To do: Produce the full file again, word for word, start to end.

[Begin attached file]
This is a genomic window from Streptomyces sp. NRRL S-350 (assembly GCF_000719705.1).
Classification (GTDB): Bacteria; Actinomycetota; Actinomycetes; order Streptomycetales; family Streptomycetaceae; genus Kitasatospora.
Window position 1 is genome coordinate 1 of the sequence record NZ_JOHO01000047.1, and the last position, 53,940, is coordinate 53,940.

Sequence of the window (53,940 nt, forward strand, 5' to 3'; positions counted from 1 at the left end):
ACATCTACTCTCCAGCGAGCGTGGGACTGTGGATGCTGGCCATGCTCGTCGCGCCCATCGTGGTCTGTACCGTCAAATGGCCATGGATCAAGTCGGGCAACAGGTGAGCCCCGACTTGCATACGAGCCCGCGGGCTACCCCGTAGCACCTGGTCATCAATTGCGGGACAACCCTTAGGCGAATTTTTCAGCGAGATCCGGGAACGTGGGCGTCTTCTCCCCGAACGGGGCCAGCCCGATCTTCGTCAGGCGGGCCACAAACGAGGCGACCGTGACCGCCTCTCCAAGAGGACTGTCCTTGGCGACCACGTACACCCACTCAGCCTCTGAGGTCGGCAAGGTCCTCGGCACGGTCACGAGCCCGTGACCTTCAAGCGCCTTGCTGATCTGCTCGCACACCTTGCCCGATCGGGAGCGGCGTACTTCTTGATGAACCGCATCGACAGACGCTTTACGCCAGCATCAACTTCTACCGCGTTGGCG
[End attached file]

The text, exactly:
This is a genomic window from Streptomyces sp. NRRL S-350 (assembly GCF_000719705.1).
Classification (GTDB): Bacteria; Actinomycetota; Actinomycetes; order Streptomycetales; family Streptomycetaceae; genus Kitasatospora.
Window position 1 is genome coordinate 1 of the sequence record NZ_JOHO01000047.1, and the last position, 53,940, is coordinate 53,940.

Sequence of the window (53,940 nt, forward strand, 5' to 3'; positions counted from 1 at the left end):
ACATCTACTCTCCAGCGAGCGTGGGACTGTGGATGCTGGCCATGCTCGTCGCGCCCATCGTGGTCTGTACCGTCAAATGGCCATGGATCAAGTCGGGCAACAGGTGAGCCCCGACTTGCATACGAGCCCGCGGGCTACCCCGTAGCACCTGGTCATCAATTGCGGGACAACCCTTAGGCGAATTTTTCAGCGAGATCCGGGAACGTGGGCGTCTTCTCCCCGAACGGGGCCAGCCCGATCTTCGTCAGGCGGGCCACAAACGAGGCGACCGTGACCGCCTCTCCAAGAGGACTGTCCTTGGCGACCACGTACACCCACTCAGCCTCTGAGGTCGGCAAGGTCCTCGGCACGGTCACGAGCCCGTGACCTTCAAGCGCCTTGCTGATCTGCTCGCACACCTTGCCCGATCGGGAGCGGCGTACTTCTTGATGAACCGCATCGACAGACGCTTTACGCCAGCATCAACTTCTACCGCGTTGGCG